Smoking increases risk of colon cancer
Smoking increases the risk of developing colorectal cancer by about 18 percent and the risk of dying from the malignancy by about 25 percent, according to the study, which was published in the Dec. 17 issue of the Journal of the American Medical Association.
“Smoking is significantly associated with colorectal cancer incidence and mortality,” said the study’s lead author, Edoardo Botteri, a biostatistician in the division of epidemiology and biostatistics at the European Institute of Oncology in Milan, Italy.
People should be aware that smoking increases the risk of cancer not only in organs where there is direct contact with tobacco-related carcinogens, such as lung, oropharynx, larynx and upper digestive tract, but also in organs where exposure to tobacco degradation products is indirect, such as the pancreas, kidney, bladder, cervix, colon and rectum,” explained Botteri.
Tobacco is responsible for about 100 million deaths during the past century and more than 5 million deaths a year, according to background information in the study. Yet, the study pointed out, there are still more than 1 billion smokers worldwide. Eighty percent of lung cancers are directly attributable to smoking, reports the study.
However, the connection to colorectal cancer isn’t as conclusive.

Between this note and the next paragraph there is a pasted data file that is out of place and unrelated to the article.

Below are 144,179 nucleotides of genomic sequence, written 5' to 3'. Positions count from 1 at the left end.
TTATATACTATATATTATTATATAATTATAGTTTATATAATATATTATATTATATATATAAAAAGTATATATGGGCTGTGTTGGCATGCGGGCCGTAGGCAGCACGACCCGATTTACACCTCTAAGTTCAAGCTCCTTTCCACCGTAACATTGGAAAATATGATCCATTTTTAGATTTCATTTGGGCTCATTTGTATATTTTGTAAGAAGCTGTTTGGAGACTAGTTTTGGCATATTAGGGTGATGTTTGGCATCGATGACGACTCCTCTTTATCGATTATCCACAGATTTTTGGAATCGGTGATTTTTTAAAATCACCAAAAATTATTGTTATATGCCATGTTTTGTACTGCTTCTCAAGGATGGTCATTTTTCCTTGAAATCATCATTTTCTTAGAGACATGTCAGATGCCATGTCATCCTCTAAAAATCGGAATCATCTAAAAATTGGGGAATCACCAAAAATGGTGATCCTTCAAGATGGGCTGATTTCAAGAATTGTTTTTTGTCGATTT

To assess whether or not there is, in fact, a link, Botteri and his colleagues analyzed data from 106 observational studies that varied from small trials containing just several hundred participants to very large trials with more than 1 million participants.
When the researchers looked at the pooled risk, they found that smoking was associated with an 18 percent rise in the odds of getting colorectal cancer.
And, Botteri added, “There was an increase in risk with increasing number of cigarettes per day and pack-years — the number of packs of cigarettes smoked per day multiplied by years of consumption.”
The increased risk began after about 10 years of smoking and increased until it reached statistical significance after 30 years.
“That doesn’t mean that there is no increased risk for people who smoked less than 30 years,” noted Botteri,
“It just means that there is strong evidence that exposure of 30 years or more increases the risk of colorectal cancer.”
The researchers also found that smoking increased the risk of death from colorectal cancer by 25 percent.
Dr. Michael Thun, vice president emeritus of epidemiology and surveillance research at the American Cancer Society, said the study will be of most interest to researchers that study colon cancer, and he doesn’t believe the findings will change screening recommendations.
Another message remains the same, he added: “With or without a relationship to colorectal cancer, the message is to avoid all forms of tobacco.”
Botteri, however, believes that doctors should be “more vigilant” about making sure that smokers are compliant with current screening recommendations, and that perhaps, the initial screening age should be lowered for smokers.
Credit: Serena Gordon
Source: Washington Post